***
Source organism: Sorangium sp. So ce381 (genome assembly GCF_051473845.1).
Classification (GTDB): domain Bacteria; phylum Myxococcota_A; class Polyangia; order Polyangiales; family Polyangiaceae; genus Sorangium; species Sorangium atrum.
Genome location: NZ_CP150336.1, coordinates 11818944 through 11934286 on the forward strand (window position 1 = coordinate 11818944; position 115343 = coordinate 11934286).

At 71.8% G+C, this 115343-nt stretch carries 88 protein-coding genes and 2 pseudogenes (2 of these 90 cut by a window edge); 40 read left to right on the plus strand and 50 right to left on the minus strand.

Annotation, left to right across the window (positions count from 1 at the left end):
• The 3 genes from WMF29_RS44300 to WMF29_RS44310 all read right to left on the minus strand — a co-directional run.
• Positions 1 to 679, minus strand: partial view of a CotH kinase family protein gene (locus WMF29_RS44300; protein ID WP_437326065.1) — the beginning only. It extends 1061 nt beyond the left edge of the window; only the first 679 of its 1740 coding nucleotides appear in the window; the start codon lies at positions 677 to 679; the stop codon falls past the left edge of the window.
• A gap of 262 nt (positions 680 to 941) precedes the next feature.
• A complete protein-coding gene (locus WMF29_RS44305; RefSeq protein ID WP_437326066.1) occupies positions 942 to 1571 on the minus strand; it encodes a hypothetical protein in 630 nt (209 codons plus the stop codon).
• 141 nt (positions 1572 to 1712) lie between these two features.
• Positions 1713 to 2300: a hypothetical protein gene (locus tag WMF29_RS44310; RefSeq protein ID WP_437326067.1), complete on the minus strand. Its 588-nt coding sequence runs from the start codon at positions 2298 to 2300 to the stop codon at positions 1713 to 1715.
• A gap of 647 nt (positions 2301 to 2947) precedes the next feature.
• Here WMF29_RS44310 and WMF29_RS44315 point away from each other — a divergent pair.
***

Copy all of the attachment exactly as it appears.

Source organism: Sorangium sp. So ce381 (genome assembly GCF_051473845.1).
Classification (GTDB): domain Bacteria; phylum Myxococcota_A; class Polyangia; order Polyangiales; family Polyangiaceae; genus Sorangium; species Sorangium atrum.
Genome location: NZ_CP150336.1, coordinates 11818944 through 11934286 on the forward strand (window position 1 = coordinate 11818944; position 115343 = coordinate 11934286).

At 71.8% G+C, this 115343-nt stretch carries 88 protein-coding genes and 2 pseudogenes (2 of these 90 cut by a window edge); 40 read left to right on the plus strand and 50 right to left on the minus strand.

Annotation, left to right across the window (positions count from 1 at the left end):
• The 3 genes from WMF29_RS44300 to WMF29_RS44310 all read right to left on the minus strand — a co-directional run.
• Positions 1 to 679, minus strand: partial view of a CotH kinase family protein gene (locus WMF29_RS44300; protein ID WP_437326065.1) — the beginning only. It extends 1061 nt beyond the left edge of the window; only the first 679 of its 1740 coding nucleotides appear in the window; the start codon lies at positions 677 to 679; the stop codon falls past the left edge of the window.
• A gap of 262 nt (positions 680 to 941) precedes the next feature.
• A complete protein-coding gene (locus WMF29_RS44305; RefSeq protein ID WP_437326066.1) occupies positions 942 to 1571 on the minus strand; it encodes a hypothetical protein in 630 nt (209 codons plus the stop codon).
• 141 nt (positions 1572 to 1712) lie between these two features.
• Positions 1713 to 2300: a hypothetical protein gene (locus tag WMF29_RS44310; RefSeq protein ID WP_437326067.1), complete on the minus strand. Its 588-nt coding sequence runs from the start codon at positions 2298 to 2300 to the stop codon at positions 1713 to 1715.
• A gap of 647 nt (positions 2301 to 2947) precedes the next feature.
• Here WMF29_RS44310 and WMF29_RS44315 point away from each other — a divergent pair.